Health Savings Account (HSA). If you have a high-deductible medical plan, you can fund your 2015 HSA contribution at any time before the due date of your tax return (extensions not included). The maximum HSA contribution for individual coverage is $3,350 or family coverage $6,650. If you are age 55 or older you can contribute an additional $1,000. Unlike an FSA, these accounts do not have to be used by year end, so there is no disadvantage to contributing the maximum amount as any “leftover” funds are not forfeited.

Consider a Roth IRA conversion. If you have significant ordinary losses from other sources, it may make sense to convert your Traditional IRA to a Roth IRA to use up those losses. Converting to a Roth IRA makes it taxable today instead of when the funds are withdrawn, and any future growth in the Roth IRA is tax-free.

Watch out for the alternative minimum tax (AMT).  Because of the higher tax liabilities generated by the new tax law, fewer taxpayers will be snared by the dreaded AMT; however, it is still a vitally important component when conducting any tax planning moves. If you are not subject to the AMT in 2015, it may be helpful to prepay your state and local income taxes and/or your 2015 real estate taxes that are normally paid in January 2016. If you are concerned about whether the AMT will be an issue for you, contact us to discuss options.

Make charitable gifts of appreciated stock. If you’ve held appreciated stock for more than a year and plan to make significant charitable contributions before year-end, keep your cash and donate the stock instead. You’ll avoid paying tax on the appreciation, but will still be able to deduct the donated property’s full value. If you want to maintain a position in the donated securities while receiving a new stepped-up basis, you can immediately buy-back a like number of shares.

It is not recommended to give depreciated stock directly to charity as your donation will equal the fair market value of the stock, not how much you paid for the stock. Instead, consider selling the stock, report the capital loss, and then donate the cash proceeds to charity.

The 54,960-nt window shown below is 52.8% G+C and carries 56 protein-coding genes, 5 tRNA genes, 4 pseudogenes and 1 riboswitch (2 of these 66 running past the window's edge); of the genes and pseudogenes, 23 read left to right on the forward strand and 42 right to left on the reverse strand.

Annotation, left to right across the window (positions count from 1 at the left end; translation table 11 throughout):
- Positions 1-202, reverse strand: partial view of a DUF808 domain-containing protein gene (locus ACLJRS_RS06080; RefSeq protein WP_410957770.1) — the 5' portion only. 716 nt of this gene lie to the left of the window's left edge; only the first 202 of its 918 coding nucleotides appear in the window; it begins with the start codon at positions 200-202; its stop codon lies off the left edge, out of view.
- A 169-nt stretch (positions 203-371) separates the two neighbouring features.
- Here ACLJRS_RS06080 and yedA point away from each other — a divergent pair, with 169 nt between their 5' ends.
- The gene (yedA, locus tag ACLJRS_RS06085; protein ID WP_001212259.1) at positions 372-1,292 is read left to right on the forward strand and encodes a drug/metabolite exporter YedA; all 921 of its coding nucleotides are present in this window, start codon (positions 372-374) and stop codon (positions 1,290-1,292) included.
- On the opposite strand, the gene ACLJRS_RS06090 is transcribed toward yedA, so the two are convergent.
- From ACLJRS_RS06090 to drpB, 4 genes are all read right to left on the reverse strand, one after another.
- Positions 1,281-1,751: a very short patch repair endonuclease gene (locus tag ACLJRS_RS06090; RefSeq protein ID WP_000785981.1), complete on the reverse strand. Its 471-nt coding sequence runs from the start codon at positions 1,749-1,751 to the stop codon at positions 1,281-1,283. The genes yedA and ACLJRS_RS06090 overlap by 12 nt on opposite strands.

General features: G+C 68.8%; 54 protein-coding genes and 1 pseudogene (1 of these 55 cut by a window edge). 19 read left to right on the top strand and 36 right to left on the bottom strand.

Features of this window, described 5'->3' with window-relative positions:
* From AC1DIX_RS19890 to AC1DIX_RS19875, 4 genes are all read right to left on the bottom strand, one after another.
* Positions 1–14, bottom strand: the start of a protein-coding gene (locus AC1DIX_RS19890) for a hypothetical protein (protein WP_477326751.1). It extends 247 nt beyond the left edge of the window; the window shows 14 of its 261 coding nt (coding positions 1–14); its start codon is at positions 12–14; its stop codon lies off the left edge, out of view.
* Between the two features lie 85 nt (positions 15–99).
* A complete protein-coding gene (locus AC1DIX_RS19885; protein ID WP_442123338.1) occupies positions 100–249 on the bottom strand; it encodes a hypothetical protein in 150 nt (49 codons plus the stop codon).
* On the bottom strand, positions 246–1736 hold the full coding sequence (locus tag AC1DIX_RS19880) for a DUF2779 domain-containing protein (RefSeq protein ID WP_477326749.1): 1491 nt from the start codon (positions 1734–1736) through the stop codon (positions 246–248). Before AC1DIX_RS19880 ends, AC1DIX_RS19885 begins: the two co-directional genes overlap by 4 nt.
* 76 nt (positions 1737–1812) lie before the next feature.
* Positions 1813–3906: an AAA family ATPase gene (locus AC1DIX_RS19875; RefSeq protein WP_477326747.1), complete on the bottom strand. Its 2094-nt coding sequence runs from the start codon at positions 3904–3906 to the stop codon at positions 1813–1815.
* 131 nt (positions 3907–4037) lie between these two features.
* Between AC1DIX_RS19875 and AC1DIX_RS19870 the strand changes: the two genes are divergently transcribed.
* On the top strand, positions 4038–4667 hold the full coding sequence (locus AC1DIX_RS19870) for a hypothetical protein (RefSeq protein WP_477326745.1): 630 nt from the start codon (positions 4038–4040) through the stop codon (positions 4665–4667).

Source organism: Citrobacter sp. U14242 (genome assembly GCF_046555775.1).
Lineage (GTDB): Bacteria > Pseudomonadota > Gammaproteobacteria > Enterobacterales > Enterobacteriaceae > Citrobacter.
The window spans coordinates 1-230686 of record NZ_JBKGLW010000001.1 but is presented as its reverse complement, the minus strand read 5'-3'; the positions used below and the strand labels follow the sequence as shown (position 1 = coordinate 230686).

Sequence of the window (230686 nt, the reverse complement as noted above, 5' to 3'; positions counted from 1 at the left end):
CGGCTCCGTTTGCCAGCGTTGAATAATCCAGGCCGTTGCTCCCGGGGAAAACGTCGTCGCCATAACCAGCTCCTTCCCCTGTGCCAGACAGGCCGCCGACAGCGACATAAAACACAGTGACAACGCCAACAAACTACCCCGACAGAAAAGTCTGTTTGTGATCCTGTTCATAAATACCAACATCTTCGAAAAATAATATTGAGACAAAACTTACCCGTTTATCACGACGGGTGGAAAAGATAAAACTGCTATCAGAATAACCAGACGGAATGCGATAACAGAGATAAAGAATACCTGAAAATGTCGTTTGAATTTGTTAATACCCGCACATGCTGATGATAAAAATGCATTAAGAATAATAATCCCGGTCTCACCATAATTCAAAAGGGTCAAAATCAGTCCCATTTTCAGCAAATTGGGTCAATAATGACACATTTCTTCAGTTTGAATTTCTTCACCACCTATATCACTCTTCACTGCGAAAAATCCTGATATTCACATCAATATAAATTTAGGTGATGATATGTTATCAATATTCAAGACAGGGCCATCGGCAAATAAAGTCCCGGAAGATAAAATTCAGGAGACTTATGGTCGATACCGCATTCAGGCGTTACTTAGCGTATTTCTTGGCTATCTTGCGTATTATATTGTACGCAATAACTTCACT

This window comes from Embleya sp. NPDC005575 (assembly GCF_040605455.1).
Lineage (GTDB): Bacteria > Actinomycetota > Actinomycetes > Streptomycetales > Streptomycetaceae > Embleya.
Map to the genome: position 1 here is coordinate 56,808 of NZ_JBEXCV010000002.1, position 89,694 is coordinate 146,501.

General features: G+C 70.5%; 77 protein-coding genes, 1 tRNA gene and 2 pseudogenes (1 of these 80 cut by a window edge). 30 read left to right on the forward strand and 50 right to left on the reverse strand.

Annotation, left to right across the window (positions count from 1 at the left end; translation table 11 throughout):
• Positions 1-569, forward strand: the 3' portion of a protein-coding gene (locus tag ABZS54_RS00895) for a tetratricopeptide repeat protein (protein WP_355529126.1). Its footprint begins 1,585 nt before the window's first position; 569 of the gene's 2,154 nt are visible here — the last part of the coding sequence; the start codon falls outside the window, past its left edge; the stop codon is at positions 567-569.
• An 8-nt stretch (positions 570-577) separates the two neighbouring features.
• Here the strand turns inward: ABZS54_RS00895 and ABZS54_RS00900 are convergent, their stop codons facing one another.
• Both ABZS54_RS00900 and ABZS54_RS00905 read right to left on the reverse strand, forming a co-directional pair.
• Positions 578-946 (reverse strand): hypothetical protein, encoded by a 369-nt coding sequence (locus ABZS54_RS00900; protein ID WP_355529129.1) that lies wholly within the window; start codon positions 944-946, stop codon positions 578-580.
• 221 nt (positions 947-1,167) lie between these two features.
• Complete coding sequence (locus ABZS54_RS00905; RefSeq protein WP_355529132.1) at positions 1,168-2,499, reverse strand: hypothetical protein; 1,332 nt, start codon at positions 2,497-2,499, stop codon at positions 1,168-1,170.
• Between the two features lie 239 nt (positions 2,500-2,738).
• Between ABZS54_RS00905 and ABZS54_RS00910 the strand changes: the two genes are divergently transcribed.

Bunch expenses. There are several expenses that are only deductible to the extent they exceed a certain percentage of your AGI. For example, medical expenses incurred and paid are only deductible to the extent they exceed 10% of your AGI (7.5 % if age 65 or over). You can postpone 2015 medical and dental expenses until 2016 to help get over the AGI hurdle for next year (assuming you will incur similar expenses in 2016). This can also help with insurance deductibles.

There is a similar deduction for miscellaneous expenses such as investment expenses, employee business expenses, tax preparation fees, professional dues and subscriptions. These expenses are deductible to the extent they exceed 2% of your AGI.

Take advantage of estate and gift tax opportunities. The annual gift exclusion amount is $14,000 per person. If you are trying to lower your total estate, the annual gift exclusion can be very beneficial. The lifetime gift and estate tax exemption is at $5.43 million for 2015.

Business Tax Planning Considerations

Maximize tax breaks for purchasing equipment and software. If you’re planning to purchase any business computers, software, equipment or furniture or make certain property improvements, consider doing so before year-end to capitalize on the anticipated generous depreciation rules for 2015.  The 2014 depreciation rules we anticipate being renewed are:

  • Large Section 179 Deduction. Under Section 179, an eligible business can often claim first-year depreciation write-offs for the entire cost of new and used equipment and software additions (however limits still apply to most non-commercial vehicles). Assuming renewal of the 2014 amount, the maximum Section 179 deduction should be $500,000.*
  • 50% First Year Bonus Depreciation. Above and beyond the Section 179 deduction, your business can also claim first-year bonus depreciation equal to 50% of the cost of most new (not used) equipment and software placed in service by December 31.*

*Please keep in mind, the Section 179 and bonus depreciation provisions have not yet been implemented for 2015. Above analysis is based on 2014 amounts being renewed, which is
likely to be included in the tax extenders bill, but we are still waiting on Congress to be sure.

Take advantage of partial disposition rules included within Repair and Maintenance Regulations. If you have completed or are considering a building improvement project, be sure to take advantage of the partial disposition rules. For example, if you add a new roof or HVAC equipment, you are permitted to identify the cost of the old roof or HVAC unit and write off the remaining un-depreciated cost.